Typically, warranties from the OEM become void as soon as a machine is shipped or installed. While equipment resellers and rebuilders may offer additional limited warranties for used equipment, these terms similarly tend to expire as soon as a machine is shipped—offering used equipment buyers little protection against the unexpected.
To compensate for the limited (or, in some cases, lack of) warranty coverage for used oilseed processing equipment, it’s critical that you take the time upfront to carefully inspect each machine and ask all the right questions, so you know exactly what you’re getting.
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3. Hidden Flaws
A customer recently hired us to evaluate a rebuilt Anderson Expeller® that they purchased from its previous owner. On the outside, the press looked as good as new, thanks to a fresh coat of paint. But once we removed the cages and peered inside, we discovered years of built-up oil residue and broken components that required more extensive repairs than the buyer anticipated.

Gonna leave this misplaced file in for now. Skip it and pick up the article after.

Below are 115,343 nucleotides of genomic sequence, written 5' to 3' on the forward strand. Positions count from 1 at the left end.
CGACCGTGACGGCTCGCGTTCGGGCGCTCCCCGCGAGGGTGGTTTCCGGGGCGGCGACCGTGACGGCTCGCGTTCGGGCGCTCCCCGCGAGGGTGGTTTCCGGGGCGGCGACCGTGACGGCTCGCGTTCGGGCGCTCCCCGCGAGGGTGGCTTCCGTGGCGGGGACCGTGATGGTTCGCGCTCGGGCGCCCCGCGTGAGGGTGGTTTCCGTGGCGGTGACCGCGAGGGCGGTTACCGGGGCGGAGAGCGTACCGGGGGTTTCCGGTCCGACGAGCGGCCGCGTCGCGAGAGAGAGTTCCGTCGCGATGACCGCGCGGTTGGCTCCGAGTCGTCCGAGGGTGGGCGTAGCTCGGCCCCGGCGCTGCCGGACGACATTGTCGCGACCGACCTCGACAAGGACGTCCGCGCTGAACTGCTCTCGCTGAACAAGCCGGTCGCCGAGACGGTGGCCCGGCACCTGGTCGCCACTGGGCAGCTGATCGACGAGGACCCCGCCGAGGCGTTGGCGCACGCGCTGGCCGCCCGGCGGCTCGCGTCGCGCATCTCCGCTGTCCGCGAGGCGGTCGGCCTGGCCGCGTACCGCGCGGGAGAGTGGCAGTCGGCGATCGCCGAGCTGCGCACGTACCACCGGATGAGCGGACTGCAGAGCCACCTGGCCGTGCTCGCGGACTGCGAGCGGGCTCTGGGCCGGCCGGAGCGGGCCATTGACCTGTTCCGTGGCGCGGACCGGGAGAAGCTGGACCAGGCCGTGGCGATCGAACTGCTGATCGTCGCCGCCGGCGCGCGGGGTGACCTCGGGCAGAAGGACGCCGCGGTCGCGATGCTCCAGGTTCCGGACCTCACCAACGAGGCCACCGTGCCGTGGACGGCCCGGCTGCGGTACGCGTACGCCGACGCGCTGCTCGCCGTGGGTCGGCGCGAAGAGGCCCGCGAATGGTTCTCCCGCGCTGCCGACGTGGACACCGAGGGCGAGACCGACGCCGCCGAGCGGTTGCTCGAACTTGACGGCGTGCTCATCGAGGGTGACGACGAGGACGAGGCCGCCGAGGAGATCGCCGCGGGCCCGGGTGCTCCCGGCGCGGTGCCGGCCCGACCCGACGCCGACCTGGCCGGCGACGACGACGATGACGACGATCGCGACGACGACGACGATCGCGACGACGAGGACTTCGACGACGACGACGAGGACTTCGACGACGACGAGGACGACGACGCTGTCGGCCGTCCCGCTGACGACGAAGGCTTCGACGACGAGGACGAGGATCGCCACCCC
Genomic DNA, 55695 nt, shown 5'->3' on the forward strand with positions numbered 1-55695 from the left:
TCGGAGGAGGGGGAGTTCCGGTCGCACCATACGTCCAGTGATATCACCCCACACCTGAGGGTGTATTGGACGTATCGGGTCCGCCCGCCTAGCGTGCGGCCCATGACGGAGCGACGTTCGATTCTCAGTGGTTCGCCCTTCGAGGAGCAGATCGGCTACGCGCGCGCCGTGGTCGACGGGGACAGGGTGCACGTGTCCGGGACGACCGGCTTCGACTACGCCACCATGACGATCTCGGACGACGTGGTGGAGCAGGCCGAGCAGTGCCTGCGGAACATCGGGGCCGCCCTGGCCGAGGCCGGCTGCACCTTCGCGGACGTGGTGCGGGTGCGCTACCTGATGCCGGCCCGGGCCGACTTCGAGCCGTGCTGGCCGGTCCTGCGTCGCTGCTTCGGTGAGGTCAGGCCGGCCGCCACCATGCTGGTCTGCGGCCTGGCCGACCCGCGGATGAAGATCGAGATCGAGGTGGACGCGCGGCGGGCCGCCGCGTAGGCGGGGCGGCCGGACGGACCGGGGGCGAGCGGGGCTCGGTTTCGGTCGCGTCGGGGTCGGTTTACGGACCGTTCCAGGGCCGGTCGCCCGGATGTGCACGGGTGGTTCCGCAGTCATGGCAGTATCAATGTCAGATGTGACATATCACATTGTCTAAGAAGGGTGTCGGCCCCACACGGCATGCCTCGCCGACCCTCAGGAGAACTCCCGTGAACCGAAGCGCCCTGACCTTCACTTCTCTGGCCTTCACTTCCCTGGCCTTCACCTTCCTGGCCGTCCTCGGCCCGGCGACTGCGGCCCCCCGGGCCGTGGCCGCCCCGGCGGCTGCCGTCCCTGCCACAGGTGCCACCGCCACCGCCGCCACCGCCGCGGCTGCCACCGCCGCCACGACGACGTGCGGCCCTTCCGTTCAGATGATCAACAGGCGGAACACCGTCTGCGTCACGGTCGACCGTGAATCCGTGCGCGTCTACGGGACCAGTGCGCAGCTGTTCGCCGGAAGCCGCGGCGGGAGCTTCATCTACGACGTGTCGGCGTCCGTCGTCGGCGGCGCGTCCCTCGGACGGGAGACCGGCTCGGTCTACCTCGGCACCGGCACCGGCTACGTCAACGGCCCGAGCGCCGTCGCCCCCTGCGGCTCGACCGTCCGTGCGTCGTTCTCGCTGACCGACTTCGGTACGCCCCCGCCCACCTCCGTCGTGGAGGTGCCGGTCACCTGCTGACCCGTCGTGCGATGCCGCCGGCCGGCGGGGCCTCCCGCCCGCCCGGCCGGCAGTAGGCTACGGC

When buying used oilseed processing equipment, you can expect to find normal wear-and-tear on certain parts, such as the barrel cage and the worm shaft in a screw press. Fortunately, these wearing components are typically low cost to replace with spare parts—assuming you can find spare parts, which we’ll get to momentarily.